Durable curved design; Colorful display; Very long battery life; Swift performance; Good multitasking features
Poor audio; Unnatural Rear Key placement; Display not as sharp as other flagships; Pricey
The LG G Flex's attention-grabbing curved display and self-healing design make it stand out, but the long battery life is our favorite feature.
Who says curved displays are only for TVs? With its G Flex smartphone, LG wants to put rounded displays right in the palm of your hand. The handset features a 6-inch 720p screen that's curved along its horizontal axis, which LG says can boost viewing angles while making the phone more comfortable to hold. The G Flex also sports a "self-healing" polymer back panel capable of resisting scratches and scrapes. T-Mobile is selling the G Flex for $28 per month for 24 months, which is slightly cheaper than the 5.7-inch Galaxy Note 3 ($29 per month). But is the G Flex's curvy design worth the price?
Unlike most smartphones, the crescent-shaped LG G Flex is curved along its horizontal axis, meaning its top and bottom edges rise up just a bit. The curved design is also meant to follow the contour of your face as you hold during a call, but the Flex is still quite a large phablet to handle.
As its name implies, LG's curved phone can actually flex. With the phone lying on its face, we applied pressure to its back, and were able to push it flat against a table. In fact, LG says it applied 80 pounds of weight to the G Flex during testing to ensure that it won't crack under pressure. This means you can sit comfortably with the phone in your back pocket without damaging it.LG G2, the G Flex's power button and volume buttons are mounted on its back, meaning you'll have to slide your finger to the center of the rear panel to turn the display on or off. In most cases this feels awkward, but the Flex's rounded design makes it a better implementation of the technology than the G2's linear body. This Rear Key form factor also means the G Flex's face and sides are completely buttonless.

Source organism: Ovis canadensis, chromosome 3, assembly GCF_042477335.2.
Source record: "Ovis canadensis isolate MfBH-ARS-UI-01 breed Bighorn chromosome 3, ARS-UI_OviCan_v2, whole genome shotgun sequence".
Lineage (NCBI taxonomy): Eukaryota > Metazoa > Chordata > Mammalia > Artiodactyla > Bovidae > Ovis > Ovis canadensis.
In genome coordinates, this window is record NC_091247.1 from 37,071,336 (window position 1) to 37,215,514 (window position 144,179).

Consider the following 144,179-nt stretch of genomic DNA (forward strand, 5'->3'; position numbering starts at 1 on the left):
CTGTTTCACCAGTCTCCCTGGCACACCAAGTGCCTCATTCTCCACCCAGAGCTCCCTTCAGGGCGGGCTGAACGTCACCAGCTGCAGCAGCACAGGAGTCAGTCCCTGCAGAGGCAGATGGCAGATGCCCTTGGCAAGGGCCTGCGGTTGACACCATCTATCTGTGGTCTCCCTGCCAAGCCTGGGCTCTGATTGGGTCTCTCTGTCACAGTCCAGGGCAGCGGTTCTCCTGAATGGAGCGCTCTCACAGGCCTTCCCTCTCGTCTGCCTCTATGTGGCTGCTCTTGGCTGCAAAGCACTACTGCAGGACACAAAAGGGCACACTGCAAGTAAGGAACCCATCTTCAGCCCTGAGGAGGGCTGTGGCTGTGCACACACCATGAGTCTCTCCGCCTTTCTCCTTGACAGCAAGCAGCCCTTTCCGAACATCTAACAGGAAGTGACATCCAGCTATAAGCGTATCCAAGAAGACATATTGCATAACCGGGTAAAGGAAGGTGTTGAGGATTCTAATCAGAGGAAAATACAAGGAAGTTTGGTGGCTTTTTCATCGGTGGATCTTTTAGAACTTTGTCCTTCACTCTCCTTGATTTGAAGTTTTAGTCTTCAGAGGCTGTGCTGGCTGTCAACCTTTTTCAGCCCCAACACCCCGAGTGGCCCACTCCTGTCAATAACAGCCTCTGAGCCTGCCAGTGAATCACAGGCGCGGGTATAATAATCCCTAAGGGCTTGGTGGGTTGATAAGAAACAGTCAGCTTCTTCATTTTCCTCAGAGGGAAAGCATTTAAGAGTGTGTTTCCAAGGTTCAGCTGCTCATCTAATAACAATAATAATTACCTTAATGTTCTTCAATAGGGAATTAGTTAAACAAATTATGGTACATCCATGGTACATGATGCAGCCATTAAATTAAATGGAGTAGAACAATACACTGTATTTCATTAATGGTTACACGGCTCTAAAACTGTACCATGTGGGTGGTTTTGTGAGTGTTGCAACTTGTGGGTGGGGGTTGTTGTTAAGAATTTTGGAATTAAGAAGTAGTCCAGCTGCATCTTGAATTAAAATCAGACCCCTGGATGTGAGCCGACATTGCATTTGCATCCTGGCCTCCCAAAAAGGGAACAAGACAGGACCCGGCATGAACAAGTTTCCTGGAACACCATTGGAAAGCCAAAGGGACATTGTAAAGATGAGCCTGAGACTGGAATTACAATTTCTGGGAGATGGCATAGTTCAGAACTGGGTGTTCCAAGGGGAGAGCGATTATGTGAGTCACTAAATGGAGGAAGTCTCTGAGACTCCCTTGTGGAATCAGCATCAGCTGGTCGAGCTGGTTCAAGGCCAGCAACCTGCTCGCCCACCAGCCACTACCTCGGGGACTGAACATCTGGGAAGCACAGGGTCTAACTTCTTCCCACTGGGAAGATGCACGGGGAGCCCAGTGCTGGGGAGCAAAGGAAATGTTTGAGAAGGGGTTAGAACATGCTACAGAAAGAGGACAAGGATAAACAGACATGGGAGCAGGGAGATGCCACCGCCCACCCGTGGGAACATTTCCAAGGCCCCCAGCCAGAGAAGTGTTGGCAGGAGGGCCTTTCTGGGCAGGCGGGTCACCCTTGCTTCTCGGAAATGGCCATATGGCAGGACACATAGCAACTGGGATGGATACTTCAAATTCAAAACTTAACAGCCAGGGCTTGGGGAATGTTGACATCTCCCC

Measuring 6.3 x 3.2 x 0.31-0.34 inches and weighing 6.2 ounces, the plastic LG G Flex is smaller and lighter than the partially aluminum built HTC One Max (6.5 x 3.2 x 0.41, 7.7 ounces) but heavier and thicker than the Samsung Galaxy Note 3 (5.9 x 3.1 x 0.3 inches and 5.9 ounces).
The G Flex could be the Wolverine of smartphones, thanks to its so-called "self- healing" capabilities. The back of the phone uses a resin coating commonly found on cars to fend off scratches. LG claims that this layer is durable enough to ensure scrapes from objects such as keys and wire brushes, although the phone is only meant to withstand minor injuries that result from jiggling around in your purse or pocket. Serious scratches can breach the G Flex's substructure.
LG says that the process can depend on the phone's surrounding temperature, so the warmer the environment the faster it gets rid of scrapes.
When we scraped the back lightly with a penny, the minor scratches faded away within a few seconds. However, when we created three slightly deeper incisions with a key, the scratches remained unhealed after three days.
This was especially apparent when watching a trailer for "The Avengers," as images had more of a yellow cast on the Note 3. The G Flex, by comparison, displayed colors that seemed more true to life. When we viewed the same Web page on both devices, the white background behind an article was a pure white on the G Flex, but looked more yellow on the Note 3. Still, the Note 3 was able to display more lines of text than the G Flex when in portrait mode.
The G Flex's display is also among the brightest at 467 lux, which breezes past the 323 lux smartphone category average. By comparison, the Samsung Galaxy Note 3 reached a retina-searing 539 lux and the HTC One Max registered at 441 lux during our light meter reading.